Copolymers of butene-1 with small amounts of ethylene, hereafter referred to as conventional butene-1-ethylene copolymers or conventional PBE, are products of commence which have been employed for production of film by the blown-bubble extrusion process. However, heat seals between layers of unmodified and uncompounded conventional butene-1 polymers such as PBE have an unsatisfactory seal strength. Incorporating 1 to 5 percent of LDPE into conventional polybutylene, as disclosed in U.S. Pat. No. 3,634,551, improves heat seal strength somewhat. However, blends of butene-1 polymers and LDPE form films which can only be heat sealed over a relatively narrow range of temperatures and do not possess adequately low levels of extractables.
It has been found that the balance of properties of films made from conventional butene-1-ethylene copolymer can be improved by making them from a blend of PBE with about 2 to 9% by weight of polypropylene (PP). Such films have improved heat sealing properties, as well as quite low ether solubles content. A further improvement, resulting in improved processing properties, is provided by incorporating a small amount, about 0.05 to 1.5% by weight, of high density polyethylene (HDPE) in the PBE-PP composition. These improvements are disclosed and claimed in U.S. Pat. Nos. 4,316,970 and 4,354,004, respectively. A novel, stereoregular, elastomeric polybutylene is described in co-assigned co-pending U.S. Ser. No. 369,388, filed Apr. 19, 1982.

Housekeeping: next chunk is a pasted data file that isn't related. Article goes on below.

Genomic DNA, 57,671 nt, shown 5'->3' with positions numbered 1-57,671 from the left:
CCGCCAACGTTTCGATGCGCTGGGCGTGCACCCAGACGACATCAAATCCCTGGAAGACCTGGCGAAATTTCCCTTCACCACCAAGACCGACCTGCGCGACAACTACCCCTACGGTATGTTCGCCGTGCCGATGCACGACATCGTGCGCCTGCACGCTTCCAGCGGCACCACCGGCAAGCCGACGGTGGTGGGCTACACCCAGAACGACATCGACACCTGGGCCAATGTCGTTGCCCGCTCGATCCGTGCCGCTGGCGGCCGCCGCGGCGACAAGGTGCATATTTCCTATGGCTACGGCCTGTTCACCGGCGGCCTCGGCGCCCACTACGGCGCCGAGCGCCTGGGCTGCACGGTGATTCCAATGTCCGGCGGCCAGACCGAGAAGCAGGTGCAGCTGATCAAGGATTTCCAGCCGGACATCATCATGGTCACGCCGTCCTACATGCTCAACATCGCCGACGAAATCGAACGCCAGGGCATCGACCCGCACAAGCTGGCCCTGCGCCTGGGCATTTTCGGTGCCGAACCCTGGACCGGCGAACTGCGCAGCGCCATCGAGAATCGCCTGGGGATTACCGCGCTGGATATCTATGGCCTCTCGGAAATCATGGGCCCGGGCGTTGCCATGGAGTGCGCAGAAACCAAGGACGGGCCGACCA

The improved compositions of U.S. Pat. Nos. 4,316,970 and 4,354,004 are still inferior in heat sealing properties as well as ether soluble content to commercial polyethylene films. We have now found that films of satisfactory mechanical properties, greatly improved heat seal impact strength, as well low ether soluble (extractables) content, can be made from novel butene-1 polymers which are stereoregular, predominantly isotactic, thermoplastic elastomers and from blends of these polymers with conventional PBE. Such stereoregular elastomeric butene-1 homopolymers are described and claimed in co-pending application Ser. No. 369,388. Similar thermoplastic elastomers may also be made as copolymers of butene-1 with small proportions of comonomers. The stereoregular, elastomeric polybutylenes are referred to herein as SEPB, and are illustrated below: